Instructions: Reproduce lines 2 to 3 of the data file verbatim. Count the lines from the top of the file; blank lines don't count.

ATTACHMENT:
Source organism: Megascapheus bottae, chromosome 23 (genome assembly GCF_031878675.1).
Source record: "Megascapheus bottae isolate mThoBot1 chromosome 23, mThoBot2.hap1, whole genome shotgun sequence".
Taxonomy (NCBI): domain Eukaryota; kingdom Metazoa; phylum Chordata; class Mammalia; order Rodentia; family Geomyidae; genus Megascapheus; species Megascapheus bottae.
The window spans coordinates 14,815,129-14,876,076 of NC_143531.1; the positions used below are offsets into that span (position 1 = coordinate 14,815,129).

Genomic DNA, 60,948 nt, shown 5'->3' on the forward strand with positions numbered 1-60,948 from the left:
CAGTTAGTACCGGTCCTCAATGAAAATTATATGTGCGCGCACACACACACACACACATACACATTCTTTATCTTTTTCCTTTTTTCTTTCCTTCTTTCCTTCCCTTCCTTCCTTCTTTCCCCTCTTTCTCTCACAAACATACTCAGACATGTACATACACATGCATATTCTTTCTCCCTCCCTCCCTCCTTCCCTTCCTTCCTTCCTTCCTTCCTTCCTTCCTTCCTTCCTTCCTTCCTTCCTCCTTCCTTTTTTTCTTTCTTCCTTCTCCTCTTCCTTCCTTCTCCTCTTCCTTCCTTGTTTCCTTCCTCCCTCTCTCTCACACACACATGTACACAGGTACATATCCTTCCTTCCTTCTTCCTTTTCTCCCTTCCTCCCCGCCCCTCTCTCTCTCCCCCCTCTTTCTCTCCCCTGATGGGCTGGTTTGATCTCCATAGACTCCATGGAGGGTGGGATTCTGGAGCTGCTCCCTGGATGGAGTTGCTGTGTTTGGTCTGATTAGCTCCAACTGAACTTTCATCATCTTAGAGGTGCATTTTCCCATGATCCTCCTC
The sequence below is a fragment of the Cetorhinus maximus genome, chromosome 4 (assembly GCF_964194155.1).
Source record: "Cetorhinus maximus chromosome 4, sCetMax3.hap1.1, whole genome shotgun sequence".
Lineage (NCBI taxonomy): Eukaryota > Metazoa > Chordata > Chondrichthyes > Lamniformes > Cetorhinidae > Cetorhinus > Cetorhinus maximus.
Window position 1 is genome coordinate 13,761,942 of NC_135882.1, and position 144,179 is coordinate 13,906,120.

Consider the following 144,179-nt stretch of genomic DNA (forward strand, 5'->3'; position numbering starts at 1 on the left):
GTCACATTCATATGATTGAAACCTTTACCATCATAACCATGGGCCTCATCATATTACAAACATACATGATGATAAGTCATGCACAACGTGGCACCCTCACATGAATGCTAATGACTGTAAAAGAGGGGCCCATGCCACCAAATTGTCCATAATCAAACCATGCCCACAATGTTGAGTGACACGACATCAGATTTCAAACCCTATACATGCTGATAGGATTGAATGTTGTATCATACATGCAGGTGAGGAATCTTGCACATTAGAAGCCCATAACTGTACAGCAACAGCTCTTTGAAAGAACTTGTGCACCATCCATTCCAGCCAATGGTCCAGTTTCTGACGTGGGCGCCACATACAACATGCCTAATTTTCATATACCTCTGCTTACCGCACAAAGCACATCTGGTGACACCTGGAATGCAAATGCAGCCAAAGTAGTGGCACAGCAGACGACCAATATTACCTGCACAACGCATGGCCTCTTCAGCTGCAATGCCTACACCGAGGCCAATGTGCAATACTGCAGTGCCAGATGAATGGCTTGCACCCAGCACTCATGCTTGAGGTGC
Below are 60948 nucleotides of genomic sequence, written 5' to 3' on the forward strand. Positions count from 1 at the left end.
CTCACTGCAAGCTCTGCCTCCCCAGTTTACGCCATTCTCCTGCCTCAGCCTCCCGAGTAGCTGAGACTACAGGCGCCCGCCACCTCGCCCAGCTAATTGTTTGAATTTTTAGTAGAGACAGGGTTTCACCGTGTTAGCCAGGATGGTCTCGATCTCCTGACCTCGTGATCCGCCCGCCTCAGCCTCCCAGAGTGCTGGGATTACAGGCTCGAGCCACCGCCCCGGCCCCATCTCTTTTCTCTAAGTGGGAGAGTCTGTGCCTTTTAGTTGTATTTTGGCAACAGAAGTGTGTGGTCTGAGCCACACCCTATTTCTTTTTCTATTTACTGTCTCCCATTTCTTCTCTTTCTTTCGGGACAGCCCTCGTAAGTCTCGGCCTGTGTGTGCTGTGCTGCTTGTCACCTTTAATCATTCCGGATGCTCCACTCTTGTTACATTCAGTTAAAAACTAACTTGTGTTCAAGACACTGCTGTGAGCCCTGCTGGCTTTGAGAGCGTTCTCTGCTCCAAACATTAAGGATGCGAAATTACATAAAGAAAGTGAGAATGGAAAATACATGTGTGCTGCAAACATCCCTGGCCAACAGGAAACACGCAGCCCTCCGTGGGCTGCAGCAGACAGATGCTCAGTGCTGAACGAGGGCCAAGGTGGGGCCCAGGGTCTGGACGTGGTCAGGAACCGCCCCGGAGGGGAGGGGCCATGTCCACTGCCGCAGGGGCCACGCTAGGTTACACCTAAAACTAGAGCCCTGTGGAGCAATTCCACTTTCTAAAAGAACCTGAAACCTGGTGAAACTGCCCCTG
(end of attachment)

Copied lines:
Source record: "Megascapheus bottae isolate mThoBot1 chromosome 23, mThoBot2.hap1, whole genome shotgun sequence".
Taxonomy (NCBI): domain Eukaryota; kingdom Metazoa; phylum Chordata; class Mammalia; order Rodentia; family Geomyidae; genus Megascapheus; species Megascapheus bottae.